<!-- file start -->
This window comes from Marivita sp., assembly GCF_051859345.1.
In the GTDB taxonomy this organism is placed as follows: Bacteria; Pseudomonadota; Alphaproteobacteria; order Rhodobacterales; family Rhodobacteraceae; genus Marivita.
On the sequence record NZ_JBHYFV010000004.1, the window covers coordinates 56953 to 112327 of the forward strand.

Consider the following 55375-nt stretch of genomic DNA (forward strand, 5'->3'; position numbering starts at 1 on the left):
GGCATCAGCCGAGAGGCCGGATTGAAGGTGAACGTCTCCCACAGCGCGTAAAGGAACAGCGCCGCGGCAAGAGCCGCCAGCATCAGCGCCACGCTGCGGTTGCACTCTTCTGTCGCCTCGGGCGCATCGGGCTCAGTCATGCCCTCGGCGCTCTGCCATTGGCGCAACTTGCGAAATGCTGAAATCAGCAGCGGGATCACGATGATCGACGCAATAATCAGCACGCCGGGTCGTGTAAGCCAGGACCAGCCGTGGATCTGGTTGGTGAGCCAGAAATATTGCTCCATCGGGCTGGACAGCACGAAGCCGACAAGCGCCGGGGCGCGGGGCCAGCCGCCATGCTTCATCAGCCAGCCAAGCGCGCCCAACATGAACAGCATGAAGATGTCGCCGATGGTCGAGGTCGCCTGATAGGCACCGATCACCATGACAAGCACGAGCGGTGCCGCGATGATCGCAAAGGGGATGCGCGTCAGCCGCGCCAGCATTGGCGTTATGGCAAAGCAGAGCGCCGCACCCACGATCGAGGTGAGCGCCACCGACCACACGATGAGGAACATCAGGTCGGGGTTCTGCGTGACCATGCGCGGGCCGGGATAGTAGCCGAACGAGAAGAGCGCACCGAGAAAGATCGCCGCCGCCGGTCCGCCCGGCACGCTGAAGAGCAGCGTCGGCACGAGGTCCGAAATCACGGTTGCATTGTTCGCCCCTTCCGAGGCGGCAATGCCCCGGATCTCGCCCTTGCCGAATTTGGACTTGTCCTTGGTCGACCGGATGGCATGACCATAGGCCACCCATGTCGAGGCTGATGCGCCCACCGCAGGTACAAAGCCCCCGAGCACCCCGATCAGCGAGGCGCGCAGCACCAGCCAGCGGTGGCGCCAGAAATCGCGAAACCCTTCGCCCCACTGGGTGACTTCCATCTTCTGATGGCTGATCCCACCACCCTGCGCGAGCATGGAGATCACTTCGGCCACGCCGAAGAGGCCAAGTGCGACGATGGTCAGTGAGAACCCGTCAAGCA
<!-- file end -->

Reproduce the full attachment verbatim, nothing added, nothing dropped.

This window comes from Marivita sp., assembly GCF_051859345.1.
In the GTDB taxonomy this organism is placed as follows: Bacteria; Pseudomonadota; Alphaproteobacteria; order Rhodobacterales; family Rhodobacteraceae; genus Marivita.
On the sequence record NZ_JBHYFV010000004.1, the window covers coordinates 56953 to 112327 of the forward strand.

Consider the following 55375-nt stretch of genomic DNA (forward strand, 5'->3'; position numbering starts at 1 on the left):
GGCATCAGCCGAGAGGCCGGATTGAAGGTGAACGTCTCCCACAGCGCGTAAAGGAACAGCGCCGCGGCAAGAGCCGCCAGCATCAGCGCCACGCTGCGGTTGCACTCTTCTGTCGCCTCGGGCGCATCGGGCTCAGTCATGCCCTCGGCGCTCTGCCATTGGCGCAACTTGCGAAATGCTGAAATCAGCAGCGGGATCACGATGATCGACGCAATAATCAGCACGCCGGGTCGTGTAAGCCAGGACCAGCCGTGGATCTGGTTGGTGAGCCAGAAATATTGCTCCATCGGGCTGGACAGCACGAAGCCGACAAGCGCCGGGGCGCGGGGCCAGCCGCCATGCTTCATCAGCCAGCCAAGCGCGCCCAACATGAACAGCATGAAGATGTCGCCGATGGTCGAGGTCGCCTGATAGGCACCGATCACCATGACAAGCACGAGCGGTGCCGCGATGATCGCAAAGGGGATGCGCGTCAGCCGCGCCAGCATTGGCGTTATGGCAAAGCAGAGCGCCGCACCCACGATCGAGGTGAGCGCCACCGACCACACGATGAGGAACATCAGGTCGGGGTTCTGCGTGACCATGCGCGGGCCGGGATAGTAGCCGAACGAGAAGAGCGCACCGAGAAAGATCGCCGCCGCCGGTCCGCCCGGCACGCTGAAGAGCAGCGTCGGCACGAGGTCCGAAATCACGGTTGCATTGTTCGCCCCTTCCGAGGCGGCAATGCCCCGGATCTCGCCCTTGCCGAATTTGGACTTGTCCTTGGTCGACCGGATGGCATGACCATAGGCCACCCATGTCGAGGCTGATGCGCCCACCGCAGGTACAAAGCCCCCGAGCACCCCGATCAGCGAGGCGCGCAGCACCAGCCAGCGGTGGCGCCAGAAATCGCGAAACCCTTCGCCCCACTGGGTGACTTCCATCTTCTGATGGCTGATCCCACCACCCTGCGCGAGCATGGAGATCACTTCGGCCACGCCGAAGAGGCCAAGTGCGACGATGGTCAGTGAGAACCCGTCAAGCA